Beijing-based Skyline’s core founders have arrived in Nova Scotia through the Startup Visa program and are now starting to build a development team in Halifax for future versions of its enterprise software product.
Skyline CEO Hai Hu and his three co-founders have already made their first local hire, Mark Slaunwhite, a fellow at Venture for Canada. It’s the beginning of what they envision as an R&D lab for the Skyline engine, the company’s main product.
In an interview in a Halifax coffee shop last week, Hu said Halifax is the perfect place to develop a North American base for the business, given the community support and the quality of the tech talent. He hopes it will become the North American base for a company that already has paying client companies in China, including computer giant Lenovo.
Skyline has developed an engine that allows companies to develop their own enterprise software for a fraction of the price that major software companies would charge. The goal is to work with large companies and help them build software to get rid of antiquated business processes, many of them paper-based.
“The only way to own your software is to build it yourself,” said Hu, who has a PhD in software engineering from Beijing University. “It seems pretty complicated, but the main thing with software is to simplify it so it’s accessible to everybody.”
Skyline began in 2014 when Hu and five collaborators built an engine that would help enterprise clients to build their own software quickly, efficiently and inexpensively. They perceived that too many businesses still used paper and manual processes to do things that are best done with software.
The Skyline engine is a platform on which companies can build new software with the assistance of the Skyline team.
Their first client was a jewelry retailer which wanted to digitize its franchise sales systems, risk controls and inventory monitors. “Using the Skyline engine, we were able to deliver it within 30 days — we delivered it even faster than their website,” said Hu.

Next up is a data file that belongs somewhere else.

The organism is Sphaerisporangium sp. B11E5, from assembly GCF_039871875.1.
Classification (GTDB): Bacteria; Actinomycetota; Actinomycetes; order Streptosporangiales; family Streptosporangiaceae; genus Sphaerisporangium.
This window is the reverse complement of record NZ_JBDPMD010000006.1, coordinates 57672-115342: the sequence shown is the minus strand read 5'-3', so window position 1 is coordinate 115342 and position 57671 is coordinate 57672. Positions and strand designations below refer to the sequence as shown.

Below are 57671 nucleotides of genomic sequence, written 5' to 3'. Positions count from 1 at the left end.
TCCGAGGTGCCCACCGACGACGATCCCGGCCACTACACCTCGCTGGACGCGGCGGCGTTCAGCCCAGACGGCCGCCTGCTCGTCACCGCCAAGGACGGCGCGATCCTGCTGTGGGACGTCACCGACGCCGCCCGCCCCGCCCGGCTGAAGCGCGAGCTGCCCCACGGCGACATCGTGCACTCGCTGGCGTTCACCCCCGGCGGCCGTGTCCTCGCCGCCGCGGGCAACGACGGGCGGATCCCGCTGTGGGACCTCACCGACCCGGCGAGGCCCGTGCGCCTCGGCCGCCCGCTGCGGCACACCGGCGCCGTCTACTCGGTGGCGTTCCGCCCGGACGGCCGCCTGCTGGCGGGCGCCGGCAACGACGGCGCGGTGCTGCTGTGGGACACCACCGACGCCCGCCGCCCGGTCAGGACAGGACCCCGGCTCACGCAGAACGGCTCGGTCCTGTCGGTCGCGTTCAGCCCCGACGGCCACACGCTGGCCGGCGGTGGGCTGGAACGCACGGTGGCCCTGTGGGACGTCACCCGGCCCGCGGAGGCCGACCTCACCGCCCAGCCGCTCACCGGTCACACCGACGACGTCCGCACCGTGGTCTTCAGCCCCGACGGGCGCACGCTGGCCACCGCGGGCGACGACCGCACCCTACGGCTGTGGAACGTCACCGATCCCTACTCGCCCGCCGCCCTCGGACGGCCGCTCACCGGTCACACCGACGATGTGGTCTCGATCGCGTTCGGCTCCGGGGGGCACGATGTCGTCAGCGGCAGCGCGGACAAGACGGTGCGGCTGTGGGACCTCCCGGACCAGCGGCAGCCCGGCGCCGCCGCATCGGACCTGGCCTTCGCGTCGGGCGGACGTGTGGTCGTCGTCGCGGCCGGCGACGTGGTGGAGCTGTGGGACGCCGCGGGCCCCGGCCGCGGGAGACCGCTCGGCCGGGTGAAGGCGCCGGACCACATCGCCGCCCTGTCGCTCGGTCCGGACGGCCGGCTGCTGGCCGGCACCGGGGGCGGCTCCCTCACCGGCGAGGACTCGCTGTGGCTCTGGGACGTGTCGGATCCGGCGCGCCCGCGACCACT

The company was able to secure three other clients, including Lenovo, which is working with Skyline to reinvent its customer service platform in China. They’re building a system that will allow the owner of each repair shop to scan a barcode on the laptop or desktop and get the whole maintenance history of the computer. The readings from these independent repair shops help the centralized office collect data on the repairs being conducted on Lenovo hardware.
The Skyline team wanted to expand in North America, and Hu, who previously studied in Texas, spent time in Silicon Valley. But they also learned of the Canadian Startup Visa program and applied with Innovacorp as the sponsor. They were accepted and ended up in Halifax, which Hu says is the perfect place to build an R&D lab — better even than Silicon Valley.
“The Valley to me, it’s like a Mecca,” he said. “I’ve been there and I’ve met the big guys but now it’s time to build the business. . . (Silicon Valley is) not the best place to build a business because it’s too expensive and too noisy. In Nova Scotia, I can find dedicated developers who just do it and build good companies.”